Photo/IllutrationCollege students assemble at a job fair in Fukuoka’s Chuo Ward in March. (Asahi Shimbun file photo)

“Aota-gai,” which translates literally as “buying green rice paddies,” originally denoted a form of speculative investment in rice in pre-modern Japan, whereby merchants would buy rice from farmers while the crop was still green.

Today, it refers to the corporate practice of promising jobs to students before they have even taken employment tests. When this “speculative hiring” takes a more extreme form, it may be referred to as “sanae-gai” (buying rice sprouts) or “tanemomi-gai” (buying rice seeds).

In a move that may enable corporations to pull out all the stops in their pursuit of speculative hiring, Hiroaki Nakanishi, chairman of Keidanren (Japan Business Federation), has decided to scrap its student recruitment guidelines.

Nakanishi intends to kill the current rule that bans companies from holding explanatory sessions for job-seeking university students no earlier than one year before the students are due to graduate.

The lifting of this ban means it will be up to the discretion of each company to decide when to hold such sessions.

This also implies that companies can start recruiting students in their second year.

It is a fact, however, that with the job market becoming a “seller’s market” in recent years, the Keidanren guidelines were becoming mere formalities. Some companies have been making de facto employment promises to students quite early, albeit unofficially.

Moreover, the guidelines never really applied to some foreign-affiliated companies, which has not gone down well with companies that play by the Keidanren rules.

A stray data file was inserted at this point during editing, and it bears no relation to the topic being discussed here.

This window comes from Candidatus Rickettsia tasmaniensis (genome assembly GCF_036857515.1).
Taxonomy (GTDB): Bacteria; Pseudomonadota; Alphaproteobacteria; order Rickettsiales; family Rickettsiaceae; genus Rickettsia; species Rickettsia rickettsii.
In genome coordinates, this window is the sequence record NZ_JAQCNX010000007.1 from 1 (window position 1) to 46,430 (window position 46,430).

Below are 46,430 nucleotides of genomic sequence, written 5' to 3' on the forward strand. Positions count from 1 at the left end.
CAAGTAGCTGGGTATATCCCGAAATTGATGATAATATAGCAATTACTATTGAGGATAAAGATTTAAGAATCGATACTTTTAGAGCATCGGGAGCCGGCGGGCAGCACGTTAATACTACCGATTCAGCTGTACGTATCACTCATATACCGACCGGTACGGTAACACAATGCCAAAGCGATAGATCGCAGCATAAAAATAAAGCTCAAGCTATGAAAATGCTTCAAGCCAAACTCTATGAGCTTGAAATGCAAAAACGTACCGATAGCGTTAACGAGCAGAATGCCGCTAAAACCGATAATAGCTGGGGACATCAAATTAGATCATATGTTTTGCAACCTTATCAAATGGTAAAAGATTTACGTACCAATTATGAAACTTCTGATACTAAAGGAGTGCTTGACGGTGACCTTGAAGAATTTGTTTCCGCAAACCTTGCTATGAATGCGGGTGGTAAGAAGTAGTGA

But once all guidelines are gone, would this not force students to start job hunting as soon as they can, even in their first year at university?

What disturbs me is not only what this will do to their studies. It will inexorably cut into the time they need to “find themselves,” which is usually what being a student is really about.

Students who are currently in their second year will be engaged in job-hunting activities in 2020, the year of the Tokyo Olympics. Apparently, the Keidanren chief’s decision to scrap the current guidelines has something to do with his concerns about the difficulty of securing facilities for explanatory sessions in central Tokyo in summer 2020.

Are the Olympics of such paramount importance that the idea of introducing daylight saving time during the Games is not enough of a controversy?

There is also the expression “aota-gari,” which translates literally as “harvesting the green paddy.” A Japanese dictionary I consulted defines it as “an act of rushing prematurely into harvest by reaping rice before it fully ripens.”

I can only hope that the Keidanren chief’s decision will not prematurely ruin or deprive students of their chance to mature.

--The Asahi Shimbun, Sept. 5

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Vox Populi, Vox Dei is a popular daily column that takes up a wide range of topics, including culture, arts and social trends and developments. Written by veteran Asahi Shimbun writers, the column provides useful perspectives on and insights into contemporary Japan and its culture.